Tuesday evening Pulaski Town Council selected a new vice-mayor, heard from its newly elected mayor and interim town manager, and recognized a former member of council.
During the first meeting of the town’s new fiscal year, council also heard a presentation on retail development – a subject that has been on the minds of council for some time.
Brooks Dawson, mid-way through his first four-term as a councilman, was unanimously elected as vice-mayor. His name was placed in nomination by former vice-mayor, Greg East.
Shannon Collins presided over his first meeting as mayor.
“I’d like to thank all the citizens of Pulaski for giving me this opportunity to be your mayor. It’s something I have wanted for a while … thought about. I really feel our town can be so much better, and that we can bring a lot back of what we have had,” Collins said.
“I will do my best and all in my power to make this town where you want to live, where you want to work and where you want to raise your family.”
Council approved a resolution commemorating the life and service of Mary Lou Copenhaver. The former councilwoman died March 19 of this year.
Serving on council from 1984 to 1992, Copenhaver was only the third woman to serve on town council and won her seat with the largest number of votes ever received by a woman candidate for council with 1,351.
According to the resolution, Copenhaver involved herself in the life of the community as a long-time faithful member of First United Methodist Church, serving her church for 45 years in various capacities.
Framed copies of the resolution were presented to her husband, Don and their son and daughter.
“Thank you all very much,” Don Copenhaver said. “I was telling my son (Mark) that Mary Lou was one scared little girl when she first ran. But by the time she got through she was no longer that little girl after having gone through eight years of the type things that you all do.”
Council also recognized Skyline Bank’s assistance to the town.
During the current pandemic, Skyline allowed the town to temporarily locate a portion of its Finance Department at the former Wells Fargo Bank site on East Main Street.
Utilizing the drive-thru facility at the building allowed Finance Department staff and customers to conduct business with only minimal possible exposure to the COVID-19 virus.
Mike Solomon, Pulaski County’s Economic Development Director, and summer intern Lydia Gilmer spoke to council on strategies for retail development.
Solomon told council that several years ago his office had prepared a flyer to be used by the town in its efforts to recruit retail business. He said Gilmer had prepared a new flyer with with updated information on population, income and potential retail sales based on 2019 figures.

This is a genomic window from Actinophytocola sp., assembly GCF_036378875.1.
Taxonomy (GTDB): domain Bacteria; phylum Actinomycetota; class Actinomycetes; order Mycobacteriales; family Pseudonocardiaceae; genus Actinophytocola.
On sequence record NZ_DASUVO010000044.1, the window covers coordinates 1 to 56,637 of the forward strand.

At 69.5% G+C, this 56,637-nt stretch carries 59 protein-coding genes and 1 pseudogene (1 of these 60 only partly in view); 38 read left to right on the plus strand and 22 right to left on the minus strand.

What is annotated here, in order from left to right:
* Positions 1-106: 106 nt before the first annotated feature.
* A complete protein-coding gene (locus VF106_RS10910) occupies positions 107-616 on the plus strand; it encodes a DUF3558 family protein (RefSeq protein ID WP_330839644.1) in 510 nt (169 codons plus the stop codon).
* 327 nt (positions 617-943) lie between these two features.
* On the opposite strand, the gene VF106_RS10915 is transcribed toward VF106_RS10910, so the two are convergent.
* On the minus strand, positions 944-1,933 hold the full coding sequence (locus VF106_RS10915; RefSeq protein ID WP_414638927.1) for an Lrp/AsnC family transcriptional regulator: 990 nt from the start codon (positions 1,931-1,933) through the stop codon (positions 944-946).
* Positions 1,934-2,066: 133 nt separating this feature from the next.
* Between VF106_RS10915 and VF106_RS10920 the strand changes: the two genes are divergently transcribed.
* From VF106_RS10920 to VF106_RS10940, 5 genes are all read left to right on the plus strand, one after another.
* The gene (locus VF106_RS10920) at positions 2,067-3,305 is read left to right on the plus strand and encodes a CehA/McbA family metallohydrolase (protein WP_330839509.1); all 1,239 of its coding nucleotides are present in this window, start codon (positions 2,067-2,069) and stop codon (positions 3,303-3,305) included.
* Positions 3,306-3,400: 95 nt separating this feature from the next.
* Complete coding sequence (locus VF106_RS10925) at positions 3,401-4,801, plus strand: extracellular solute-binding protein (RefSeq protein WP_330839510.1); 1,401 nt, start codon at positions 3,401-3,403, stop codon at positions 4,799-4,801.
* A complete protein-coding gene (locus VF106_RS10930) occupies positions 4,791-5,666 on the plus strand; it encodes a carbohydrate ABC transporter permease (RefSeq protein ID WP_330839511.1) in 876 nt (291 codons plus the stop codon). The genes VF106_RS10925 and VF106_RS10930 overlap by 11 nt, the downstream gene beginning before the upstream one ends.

Solomon said the flyer can go to retailers and show them where people in the Pulaski area go to spend their money and on what. Pulaski, he said, is one of three retail trade areas in the county.
Following their presentation, Solomon and Gilmer discussed retail recruitment with council – something that has been on council’s radar for some time.
Councilman Lane Penn reported on an expected spike in costs related to Peppers Ferry Wastewater Treatment Authority.
Penn said there was record rainfall in May and June, “unfortunately, that’s costly to us because of I&I (inflow and infiltration).”
He said Peppers Ferry reported it measured 120 million gallons of sewage in May, and another 175 million gallons in June. The elevated sewage figures wer due to May rainfall of nearly 9 inches, nearly 11 inches in June.
“That’s good for farmers, but not for the town because we have to pay for that,” said Penn. “We don’t know the cost yet, but there will be a spike.”
Interim Town Manager Mrs. Darlene Burcham was introduced to the public.
“Just like to say it’s been a very fast-paced four days,” Burcham said. “It has been an interesting time, but I will tell you I am very impressed with your town, I think it has a lot of potential. It obviously has its challenges, but I think that with guidance of council and your staff we can make things get on the right track. I’m looking forward to serving you all in this interim capacity.”
Following the resignation of former Town Manager Shawn Utt, Pulaski Town Council chose to contract with The Berkley Group to provide interim Town Manager assistance.